Film bits and bobs
Review first published by Sight & Sound, December 2014
Synopsis: Thailand, 2012. In their final term of high school, Mary Malony and her best friend Suri embark on a project to design the school yearbook, photographing one classmate per day on the school rooftop during magic hour. A research trip to the jungle (funded by her art teacher) ends with Mary hospitalised after accidentally ingesting magic mushrooms. Mary falls in love with M., and takes a solo trip to Paris. The art teacher quits, and Mary is hospitalised again when her knock-off mobile phone explodes (not for the first time). Mary and Suri find the suicide note of missing classmate Gift in the jungle. The Headmaster dies (his last words being “Mary soon”), and his replacement runs the school like a tyrant. Mary starts using the backs of receipts to note down the weird things that happen to her. Already lovesick over M., unhappy that Suri may be leaving to study in Austria when school finishes, and indignant that the school is curtailing her creative control over the yearbook, Mary is sent into a tailspin of depression by the sudden death of Suri. Though encouraged by the school doctor to repeat the mantra “Mary is happy”, Mary drifts in a melancholic daze. She is briefly imprisoned in the school’s dark basement for speaking her mind about the yearbook. Finally, she leaves school forever, if not happy, then more experienced – and goes home to an uncertain future.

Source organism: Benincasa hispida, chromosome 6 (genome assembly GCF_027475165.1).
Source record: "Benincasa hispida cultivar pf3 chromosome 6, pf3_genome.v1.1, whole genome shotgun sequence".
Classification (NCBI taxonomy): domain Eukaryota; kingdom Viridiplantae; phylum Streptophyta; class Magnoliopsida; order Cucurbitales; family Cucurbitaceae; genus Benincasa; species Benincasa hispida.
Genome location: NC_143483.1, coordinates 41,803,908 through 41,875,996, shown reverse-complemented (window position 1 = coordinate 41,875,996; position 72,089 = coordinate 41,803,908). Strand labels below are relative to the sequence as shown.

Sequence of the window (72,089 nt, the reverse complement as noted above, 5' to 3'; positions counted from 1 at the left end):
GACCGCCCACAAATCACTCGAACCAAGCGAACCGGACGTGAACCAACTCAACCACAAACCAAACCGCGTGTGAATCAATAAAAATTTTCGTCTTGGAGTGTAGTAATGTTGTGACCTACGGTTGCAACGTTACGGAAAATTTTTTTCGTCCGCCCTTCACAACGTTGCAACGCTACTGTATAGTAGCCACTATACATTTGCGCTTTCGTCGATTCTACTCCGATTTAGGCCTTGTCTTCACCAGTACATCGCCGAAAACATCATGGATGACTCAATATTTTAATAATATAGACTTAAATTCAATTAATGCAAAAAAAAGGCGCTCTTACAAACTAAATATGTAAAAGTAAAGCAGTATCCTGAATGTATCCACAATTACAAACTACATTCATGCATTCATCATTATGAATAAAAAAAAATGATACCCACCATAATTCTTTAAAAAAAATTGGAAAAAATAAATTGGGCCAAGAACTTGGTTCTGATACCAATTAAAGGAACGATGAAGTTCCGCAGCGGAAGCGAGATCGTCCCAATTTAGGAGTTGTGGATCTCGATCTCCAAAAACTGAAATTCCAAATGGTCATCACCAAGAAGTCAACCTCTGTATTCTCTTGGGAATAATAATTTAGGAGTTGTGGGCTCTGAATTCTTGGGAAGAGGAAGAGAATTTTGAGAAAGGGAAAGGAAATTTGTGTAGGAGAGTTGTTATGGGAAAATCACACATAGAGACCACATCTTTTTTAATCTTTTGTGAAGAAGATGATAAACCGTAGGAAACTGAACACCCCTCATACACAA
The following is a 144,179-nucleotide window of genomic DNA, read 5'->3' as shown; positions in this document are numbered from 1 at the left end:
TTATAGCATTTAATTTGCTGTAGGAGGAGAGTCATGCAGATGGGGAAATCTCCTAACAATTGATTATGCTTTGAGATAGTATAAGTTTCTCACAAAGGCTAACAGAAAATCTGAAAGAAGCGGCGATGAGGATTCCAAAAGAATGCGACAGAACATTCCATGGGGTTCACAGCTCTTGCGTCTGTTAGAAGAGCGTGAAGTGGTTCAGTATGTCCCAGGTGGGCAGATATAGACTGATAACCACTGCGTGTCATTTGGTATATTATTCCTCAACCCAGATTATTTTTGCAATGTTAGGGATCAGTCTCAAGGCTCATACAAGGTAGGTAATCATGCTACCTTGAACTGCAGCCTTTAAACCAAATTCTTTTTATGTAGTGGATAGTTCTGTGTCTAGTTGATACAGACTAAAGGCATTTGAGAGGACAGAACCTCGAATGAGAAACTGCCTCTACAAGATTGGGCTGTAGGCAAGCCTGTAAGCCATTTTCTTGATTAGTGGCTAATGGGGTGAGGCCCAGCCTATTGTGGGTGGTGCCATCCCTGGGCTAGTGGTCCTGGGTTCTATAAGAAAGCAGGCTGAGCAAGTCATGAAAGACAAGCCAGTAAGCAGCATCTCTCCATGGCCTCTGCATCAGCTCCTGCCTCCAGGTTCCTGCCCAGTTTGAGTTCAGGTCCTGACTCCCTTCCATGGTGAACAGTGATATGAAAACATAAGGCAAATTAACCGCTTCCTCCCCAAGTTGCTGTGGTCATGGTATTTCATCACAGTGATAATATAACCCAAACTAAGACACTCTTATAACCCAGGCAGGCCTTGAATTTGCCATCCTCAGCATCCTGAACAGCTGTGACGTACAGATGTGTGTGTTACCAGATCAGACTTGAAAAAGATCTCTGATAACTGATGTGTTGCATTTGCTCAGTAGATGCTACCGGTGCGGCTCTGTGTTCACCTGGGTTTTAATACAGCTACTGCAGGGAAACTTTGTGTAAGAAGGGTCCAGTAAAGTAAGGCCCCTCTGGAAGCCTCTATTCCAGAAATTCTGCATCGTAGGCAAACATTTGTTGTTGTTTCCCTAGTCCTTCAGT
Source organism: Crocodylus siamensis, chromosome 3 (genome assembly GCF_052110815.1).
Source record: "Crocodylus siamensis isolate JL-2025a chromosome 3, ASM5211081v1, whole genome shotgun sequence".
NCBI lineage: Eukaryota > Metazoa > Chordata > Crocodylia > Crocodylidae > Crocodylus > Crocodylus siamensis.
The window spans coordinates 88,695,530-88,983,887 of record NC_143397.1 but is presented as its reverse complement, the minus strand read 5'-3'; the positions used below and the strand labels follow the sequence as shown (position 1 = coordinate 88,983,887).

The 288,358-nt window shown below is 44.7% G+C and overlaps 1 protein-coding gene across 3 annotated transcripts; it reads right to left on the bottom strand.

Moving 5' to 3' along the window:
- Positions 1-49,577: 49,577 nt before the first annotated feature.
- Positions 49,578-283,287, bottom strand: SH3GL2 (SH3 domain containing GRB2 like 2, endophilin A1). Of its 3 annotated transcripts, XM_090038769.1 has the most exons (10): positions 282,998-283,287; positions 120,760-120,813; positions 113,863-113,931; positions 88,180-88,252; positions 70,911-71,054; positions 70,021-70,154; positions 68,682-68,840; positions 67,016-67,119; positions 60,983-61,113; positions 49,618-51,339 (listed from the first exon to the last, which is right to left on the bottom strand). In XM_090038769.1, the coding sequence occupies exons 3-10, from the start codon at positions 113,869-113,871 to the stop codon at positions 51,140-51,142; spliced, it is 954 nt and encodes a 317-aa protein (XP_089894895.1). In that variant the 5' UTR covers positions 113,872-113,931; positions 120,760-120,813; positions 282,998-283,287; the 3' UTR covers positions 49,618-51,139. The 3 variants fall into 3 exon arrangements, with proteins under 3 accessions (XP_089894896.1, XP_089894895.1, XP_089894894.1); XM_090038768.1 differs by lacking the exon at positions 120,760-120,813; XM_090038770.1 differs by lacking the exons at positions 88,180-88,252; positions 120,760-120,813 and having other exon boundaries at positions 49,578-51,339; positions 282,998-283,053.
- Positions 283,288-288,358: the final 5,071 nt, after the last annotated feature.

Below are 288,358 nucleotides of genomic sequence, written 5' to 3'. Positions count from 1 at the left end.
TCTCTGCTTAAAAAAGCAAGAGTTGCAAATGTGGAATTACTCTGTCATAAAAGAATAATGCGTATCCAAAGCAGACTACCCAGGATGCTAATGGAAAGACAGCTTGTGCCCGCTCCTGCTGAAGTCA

Review: “Is it too sad? Should I delete it?”, Mary Malony (Patcha Poonpiriya) asks her best friend Suri (Chonnihkan Netjui) near the beginning of Nawapol Thamrongrattanarit‘s Mary Is Happy, Mary Is Happy. “But it’s so pretty.”
Thamrongrattanarit, like Mary, is concerned with locating and preserving the aesthetic and narrative pleasures of sadness and loss – yet the fact that the colourful bird which Mary has just photographed is a dead parrot hints also at the Pythonesque absurdity which Thamrongrattanarit will bring to lighten these otherwise heavy themes. In her final term of high school, Mary is on the cusp of adulthood, while also facing her first awkward, painful crushes, and a possible future without Suri constantly by her side – and the pretty bird lying on the ground will soon find human analogues in fellow schoolgirls who vanish or die. Mary Is Happy, Mary Is Happy is a coming-of-age story preoccupied as much with the leaving behind as with the moving forward, although as Thamrongrattanarit captures his softly spoken heroine in a period of great change, he does not shrink from surreal digressions (exploding phones, dawn peacock hunts, bakery attacks, etc.).